Margaret Lock, a McGill University professor in Social Studies in Medicine, is one of five Canadian leaders being recognized today for their outstanding contributions to the social sciences and humanities by the Trudeau Foundation.
Did early civilizations have cemeteries? How "dark" is dark matter? Can we protect babies' brains during birth? These are a few of the questions being asked by the 19 recent recruits to McGill University who were awarded Canada Research Chairs today.
The Honourable Lucienne Robillard today announced, on behalf of Health Minister Ujjal Dosanjh, that Health Canada will be allocating $11.5 million to McGill University for its Language Training and Human Resources Development Project.
Hospital workers are increasingly mistreated by superiors, according to a new Canadian study. Karen Harlos, a professor in McGill University's Faculty of Management, and Larry Axelrod, a social psychologist at Neutral Zone Coaching and Consulting Services, based their research on surveys completed by 125 non-unionized hospital employees in western Canada.
A McGill researcher has calculated the location of Mars' ancient poles, based upon the location of five giant impact basins on the planet's surface. Jafar Arkani-Hamed has determined that the basins all lie along the arc of a great circle.
An interesting change has come to the medical practice: patients often arrive at their doctor's office with a self-diagnosis. Because of heightened advertising of pharmaceuticals, patients often mistakenly believe all they need is an MD's rubber stamp to obtain prescriptions they've been told will heal them.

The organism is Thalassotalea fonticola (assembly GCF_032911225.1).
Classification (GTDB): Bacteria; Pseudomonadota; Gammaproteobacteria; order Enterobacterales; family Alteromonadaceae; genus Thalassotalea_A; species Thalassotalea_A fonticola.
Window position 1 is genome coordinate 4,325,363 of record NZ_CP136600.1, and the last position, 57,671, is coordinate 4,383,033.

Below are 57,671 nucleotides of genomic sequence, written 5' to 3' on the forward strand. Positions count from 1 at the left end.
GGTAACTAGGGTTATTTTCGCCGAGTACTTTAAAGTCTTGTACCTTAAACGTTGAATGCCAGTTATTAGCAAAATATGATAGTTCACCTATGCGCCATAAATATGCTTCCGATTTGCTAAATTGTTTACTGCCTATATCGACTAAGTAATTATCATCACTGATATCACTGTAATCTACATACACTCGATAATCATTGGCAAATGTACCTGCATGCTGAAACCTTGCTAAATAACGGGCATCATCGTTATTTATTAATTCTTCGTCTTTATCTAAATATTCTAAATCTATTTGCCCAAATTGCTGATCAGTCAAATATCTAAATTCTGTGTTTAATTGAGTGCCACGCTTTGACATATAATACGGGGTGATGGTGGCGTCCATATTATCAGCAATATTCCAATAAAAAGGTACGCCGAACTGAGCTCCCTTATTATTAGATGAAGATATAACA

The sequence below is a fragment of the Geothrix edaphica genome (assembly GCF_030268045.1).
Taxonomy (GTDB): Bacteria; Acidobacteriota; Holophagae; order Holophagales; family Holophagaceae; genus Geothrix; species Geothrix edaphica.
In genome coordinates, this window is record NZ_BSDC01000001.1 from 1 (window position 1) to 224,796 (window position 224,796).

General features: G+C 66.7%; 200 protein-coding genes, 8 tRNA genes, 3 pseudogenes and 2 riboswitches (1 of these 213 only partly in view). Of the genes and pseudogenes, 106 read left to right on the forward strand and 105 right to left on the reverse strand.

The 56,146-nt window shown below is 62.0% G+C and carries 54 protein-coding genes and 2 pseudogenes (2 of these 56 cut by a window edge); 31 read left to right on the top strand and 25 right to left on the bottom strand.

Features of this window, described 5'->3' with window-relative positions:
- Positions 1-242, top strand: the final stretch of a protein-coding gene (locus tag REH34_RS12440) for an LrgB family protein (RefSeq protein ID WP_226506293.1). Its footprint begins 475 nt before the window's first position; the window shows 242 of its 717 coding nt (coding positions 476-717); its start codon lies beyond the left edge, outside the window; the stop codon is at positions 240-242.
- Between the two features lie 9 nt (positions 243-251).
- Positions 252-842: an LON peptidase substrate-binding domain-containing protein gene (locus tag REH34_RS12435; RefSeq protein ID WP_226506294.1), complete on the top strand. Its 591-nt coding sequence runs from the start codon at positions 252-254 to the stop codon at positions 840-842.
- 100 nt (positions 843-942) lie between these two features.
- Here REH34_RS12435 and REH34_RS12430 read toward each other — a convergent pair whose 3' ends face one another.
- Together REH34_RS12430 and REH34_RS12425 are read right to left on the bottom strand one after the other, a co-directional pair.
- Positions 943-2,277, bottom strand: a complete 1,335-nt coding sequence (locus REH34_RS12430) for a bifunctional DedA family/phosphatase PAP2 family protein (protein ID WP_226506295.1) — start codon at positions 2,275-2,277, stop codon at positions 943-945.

McGill faculty, staff and students reached new heights for Centraide in 2004. The pledges have just been tallied and the McGill community raised $292,570 for Centraide – surpassing its $275,000 goal.
An acclaimed specialist in aerospace and automotive engineering will be the new dean of the Faculty of Engineering at McGill University. Christophe Pierre, currently the Stephen P. Timoshenko Collegiate Professor of Mechanical Engineering and Associate Dean for Academic Programs and Initiatives at the Horace H. Rackham Graduate School at the University of Michigan, will begin a five-year term July 1, 2005.
Two new 250-million-year-old species of large, meat-eating amphibians have been discovered by researchers, including investigators from McGill University. Their findings, published in today's issue of "Nature," describe the first and oldest amphibious carnivores from the Republic of Niger in West Africa.
I Medici di McGill Orchestra continues its 16th season on Monday, April 18, at 8 pm with a public concert, under its conductor, Iwan Edwards, at Erskine and American church, located at Sherbrooke St. West, corner of du Musée.